A member of the early 20th-century European modernist avant-garde, German Jewish Marxist Walter Benjamin is widely considered the foremost German-language cultural theorist of that century. Engagingly clear in his radio broadcasts and newspaper reviews, he was famously difficult to read in more theoretical writings and failed his ‘habilitation’ in philosophy at Frankfurt University. Success would have allowed him to teach in German universities, but the examiners confessed that they did not understand his thesis, this in no small part because of its transdisciplinary nature.
Benjamin kept detailed notes on his son growing up, collected children's books, broadcast to children on radio and engaged with children's theatre. His empathic imagination led him to formulate the concept of ‘absorbing experience’. For example, this can be observed when children abandon themselves in play, so much so that they even imagine themselves as inanimate objects such as windmills and trains. These experiences, he argues, are dependent on their abilities to perceive ‘non-sensuous similarities’ and engage in ‘mimetic play’. Beyond simple perception and cognition, during mimetic play the ego is immersed in the object's ‘truth’, yet the child has a thorough awareness of the experience as fulfilment of a (past) wish. Thus, the child is transformed into an empowered ‘dictator’, even as this play may also serve as means of socialisation. Benjamin contrasted the creativity of children enjoying the least likely objects in play with the stifling nature of lavish reproduction toy gifts, the later representing adult perceptions, and values, and imposing expectations on the child.
It is during absorbing experiences that wishes are formed, many of which sink beneath the level of consciousness as the child grows. Yet, as if lost in sleep, they persist as dreams. Such dreams are not available to voluntary recall but when action and circumstances bring them forth (à la Marcel Proust's ‘mémoire involontaire’) and fulfilment of the wish, they carry an aura, including a sense of historical experience and the encompassed time. In such ‘fulfilling experiences’ we find happiness, Benjamin says, yet our psychiatric phenomenology is not interested in them.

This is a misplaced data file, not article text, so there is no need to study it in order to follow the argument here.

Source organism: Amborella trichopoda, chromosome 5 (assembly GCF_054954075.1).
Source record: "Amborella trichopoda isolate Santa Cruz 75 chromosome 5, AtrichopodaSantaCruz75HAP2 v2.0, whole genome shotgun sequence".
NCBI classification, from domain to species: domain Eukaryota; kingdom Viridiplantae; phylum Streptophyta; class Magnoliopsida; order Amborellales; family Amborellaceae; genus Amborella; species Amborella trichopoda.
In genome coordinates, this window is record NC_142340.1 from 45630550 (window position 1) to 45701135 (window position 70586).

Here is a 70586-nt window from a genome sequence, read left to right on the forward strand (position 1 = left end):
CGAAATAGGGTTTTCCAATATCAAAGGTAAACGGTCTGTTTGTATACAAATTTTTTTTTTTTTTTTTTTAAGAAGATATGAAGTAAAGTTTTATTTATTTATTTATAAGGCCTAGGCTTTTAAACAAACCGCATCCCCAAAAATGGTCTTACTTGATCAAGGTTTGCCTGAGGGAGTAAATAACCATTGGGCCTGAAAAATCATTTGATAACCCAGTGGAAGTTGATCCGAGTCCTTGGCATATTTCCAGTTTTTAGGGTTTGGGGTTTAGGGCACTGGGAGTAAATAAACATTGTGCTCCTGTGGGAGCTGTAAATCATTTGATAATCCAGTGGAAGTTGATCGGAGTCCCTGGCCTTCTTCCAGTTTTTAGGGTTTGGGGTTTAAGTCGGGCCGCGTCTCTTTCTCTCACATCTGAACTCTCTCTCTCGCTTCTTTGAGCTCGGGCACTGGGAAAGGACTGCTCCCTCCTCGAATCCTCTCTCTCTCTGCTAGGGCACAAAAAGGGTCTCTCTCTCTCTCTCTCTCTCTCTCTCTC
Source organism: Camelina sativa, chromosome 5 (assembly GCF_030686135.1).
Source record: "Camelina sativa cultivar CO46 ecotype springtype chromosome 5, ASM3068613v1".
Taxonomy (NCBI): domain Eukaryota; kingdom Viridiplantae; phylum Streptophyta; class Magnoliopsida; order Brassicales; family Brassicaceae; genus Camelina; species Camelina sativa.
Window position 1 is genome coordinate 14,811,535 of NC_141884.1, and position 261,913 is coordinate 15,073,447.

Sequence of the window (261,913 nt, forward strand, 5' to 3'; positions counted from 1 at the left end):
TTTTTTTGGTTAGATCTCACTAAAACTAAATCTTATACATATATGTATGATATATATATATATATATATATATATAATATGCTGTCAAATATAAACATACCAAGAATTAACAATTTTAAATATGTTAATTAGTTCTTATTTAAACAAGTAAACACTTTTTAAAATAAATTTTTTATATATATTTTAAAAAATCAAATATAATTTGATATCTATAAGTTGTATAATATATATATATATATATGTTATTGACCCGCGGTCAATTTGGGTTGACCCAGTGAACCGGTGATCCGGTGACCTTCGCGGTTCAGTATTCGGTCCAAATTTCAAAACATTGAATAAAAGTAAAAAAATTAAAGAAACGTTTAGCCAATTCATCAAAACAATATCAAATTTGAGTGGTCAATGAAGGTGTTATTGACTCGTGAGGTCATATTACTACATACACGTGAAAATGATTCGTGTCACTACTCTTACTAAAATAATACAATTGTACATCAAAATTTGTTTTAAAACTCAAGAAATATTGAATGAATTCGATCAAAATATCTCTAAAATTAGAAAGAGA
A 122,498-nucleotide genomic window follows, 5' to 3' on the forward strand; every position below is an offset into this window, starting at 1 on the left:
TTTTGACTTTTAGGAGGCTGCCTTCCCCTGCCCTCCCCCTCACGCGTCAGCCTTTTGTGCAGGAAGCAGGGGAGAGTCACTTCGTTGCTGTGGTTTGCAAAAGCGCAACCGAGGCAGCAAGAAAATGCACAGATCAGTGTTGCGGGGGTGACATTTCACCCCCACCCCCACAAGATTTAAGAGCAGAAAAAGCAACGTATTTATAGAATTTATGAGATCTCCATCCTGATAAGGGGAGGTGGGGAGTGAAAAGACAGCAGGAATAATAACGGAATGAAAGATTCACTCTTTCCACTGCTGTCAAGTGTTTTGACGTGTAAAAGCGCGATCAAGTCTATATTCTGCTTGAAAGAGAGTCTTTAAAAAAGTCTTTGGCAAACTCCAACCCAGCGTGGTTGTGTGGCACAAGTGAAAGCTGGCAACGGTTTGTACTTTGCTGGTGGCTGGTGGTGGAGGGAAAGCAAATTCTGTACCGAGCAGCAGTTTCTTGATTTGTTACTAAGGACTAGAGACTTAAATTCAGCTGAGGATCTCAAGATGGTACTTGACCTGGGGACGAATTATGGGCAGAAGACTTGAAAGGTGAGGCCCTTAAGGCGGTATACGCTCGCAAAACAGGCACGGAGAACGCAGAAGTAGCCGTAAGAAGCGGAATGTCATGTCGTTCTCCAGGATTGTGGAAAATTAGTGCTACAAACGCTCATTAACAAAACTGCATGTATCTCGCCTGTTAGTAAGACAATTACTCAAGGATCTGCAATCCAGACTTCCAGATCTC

There is affinity with Freud, who argued that money does not bring happiness because: ‘Happiness is the belated fulfilment of a prehistoric wish […] Money was not a childhood wish’. The difference is that for Benjamin the fulfilment is not narrowly libidinal but more fundamentally social, coloured by concrete childhood experiences, processes of loss of experience and recovery of memory in time, and the significance of social history and ritual. It is this difference as well as similarity with Freud that makes Benjamin not only complimentary to phenomenological and psychoanalytic psychopathology but also a challenging and elusive resource in understanding the social in the biopsychosocial.